By Joel Wittnebel/The Oshawa Express
A familiar face has returned to city hall.
In the culmination of a process that has been ongoing for months, former councillor Joseph Kolodzie, who served for 25 years as a councillor between 1985 and 2010, was chosen by a majority of council members to fill the empty seat left behind by the resignation of Bob Chapman.
In a special meeting on June 28, councillors heard from 17 of the 20 applicants for the vacant decision, eventually appointing Kolodize to the roll with support from Councillors Doug Sanders, John Shields, John Aker, Dan Carter, Rick Kerr, John Neal and Amy McQuaid-England. Councillor Gail Bates put her support behind candidate Elizabeth Jamischak and Mayor John Henry voted for Jane Hurst.
“It’s a great opportunity, I felt that I could give the city my expertise and I’d been encouraged by some of the councillors to put my name forward,” Kolodzie said.
During his pitch to council, Kolodzie described councillors as “agents of change” in the community, a trait he hopes to embody in the role. He says he’s also concerned with any provincial downloading that could occur under the recently sworn in government under Premier Doug Ford.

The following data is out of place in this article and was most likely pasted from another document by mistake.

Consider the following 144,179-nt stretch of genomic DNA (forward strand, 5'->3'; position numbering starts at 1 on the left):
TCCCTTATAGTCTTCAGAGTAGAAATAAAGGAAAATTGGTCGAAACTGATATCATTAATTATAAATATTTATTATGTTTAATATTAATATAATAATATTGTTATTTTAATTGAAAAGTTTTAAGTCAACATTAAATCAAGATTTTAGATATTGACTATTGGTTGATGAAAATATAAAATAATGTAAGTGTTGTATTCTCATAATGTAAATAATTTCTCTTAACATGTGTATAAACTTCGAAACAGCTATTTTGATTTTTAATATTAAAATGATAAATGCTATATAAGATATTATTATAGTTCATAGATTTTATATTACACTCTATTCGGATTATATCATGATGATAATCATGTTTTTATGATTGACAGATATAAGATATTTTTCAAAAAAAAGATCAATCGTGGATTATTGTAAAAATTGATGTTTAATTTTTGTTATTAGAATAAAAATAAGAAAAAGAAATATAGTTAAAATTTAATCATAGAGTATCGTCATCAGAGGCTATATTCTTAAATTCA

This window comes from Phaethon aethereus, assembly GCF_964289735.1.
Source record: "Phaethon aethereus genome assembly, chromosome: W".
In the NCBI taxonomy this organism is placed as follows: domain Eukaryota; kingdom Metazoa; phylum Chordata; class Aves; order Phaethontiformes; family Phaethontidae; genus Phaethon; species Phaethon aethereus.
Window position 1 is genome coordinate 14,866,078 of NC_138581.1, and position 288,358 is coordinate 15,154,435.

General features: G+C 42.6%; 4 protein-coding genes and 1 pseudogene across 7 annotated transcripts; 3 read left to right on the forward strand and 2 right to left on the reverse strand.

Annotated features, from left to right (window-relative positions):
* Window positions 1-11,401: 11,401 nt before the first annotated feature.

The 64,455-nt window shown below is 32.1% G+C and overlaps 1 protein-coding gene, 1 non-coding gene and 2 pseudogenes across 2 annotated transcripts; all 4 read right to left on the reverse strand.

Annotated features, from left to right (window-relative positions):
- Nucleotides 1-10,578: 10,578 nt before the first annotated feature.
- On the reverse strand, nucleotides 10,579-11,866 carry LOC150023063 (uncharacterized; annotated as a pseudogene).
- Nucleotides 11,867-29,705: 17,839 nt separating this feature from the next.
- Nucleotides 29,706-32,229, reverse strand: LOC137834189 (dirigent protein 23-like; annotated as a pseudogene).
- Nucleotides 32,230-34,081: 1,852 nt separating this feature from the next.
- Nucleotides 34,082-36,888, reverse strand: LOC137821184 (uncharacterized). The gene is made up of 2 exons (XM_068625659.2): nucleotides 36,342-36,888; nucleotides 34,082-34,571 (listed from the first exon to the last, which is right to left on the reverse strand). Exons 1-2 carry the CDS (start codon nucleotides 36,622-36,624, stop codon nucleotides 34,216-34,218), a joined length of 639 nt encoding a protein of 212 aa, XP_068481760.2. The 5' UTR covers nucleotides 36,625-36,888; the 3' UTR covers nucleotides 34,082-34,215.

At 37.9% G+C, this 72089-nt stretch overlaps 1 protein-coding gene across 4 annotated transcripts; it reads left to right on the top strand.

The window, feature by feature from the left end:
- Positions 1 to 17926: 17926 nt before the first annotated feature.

“If Mr. Ford gives us a 10 cent break on a litre of gasoline, we’re going to lose revenue because of the GST rebate so those are my concerns and municipalities will have to answer somehow,” he says. “I’ve been through the downloading, and now are they going to download some more to the municipalities? If they are, we are in trouble.”
Kolodzie was first elected as a councillor in 1985 for the previous Ward 1. During his more than two decades in municipal council, he served 20 years as chairman of the Community Services committee and championed issues related to public works, and parks and recreation. In 2010, council recognized his efforts by naming the Joseph Kolodzie Oshawa Creek Bike Path in his honour. He also served as deputy mayor and on many local boards including the Oshawa Historical Society, Oshawa Public Libraries, the Durham Trail Committee, the Oshawa Sports Hall of Fame and the Robert McLaughlin Gallery.
He believes he’ll have no issue getting up to speed with current issues, the most pressing of which will be upcoming discussions on the Oshawa Fire Master Plan review.
“I’ll hit the ground running,” he says. “The meetings follow the same formats, it’s reading the stuff that has to be read.
“I’m pretty excited about it and I’m looking forward to it.”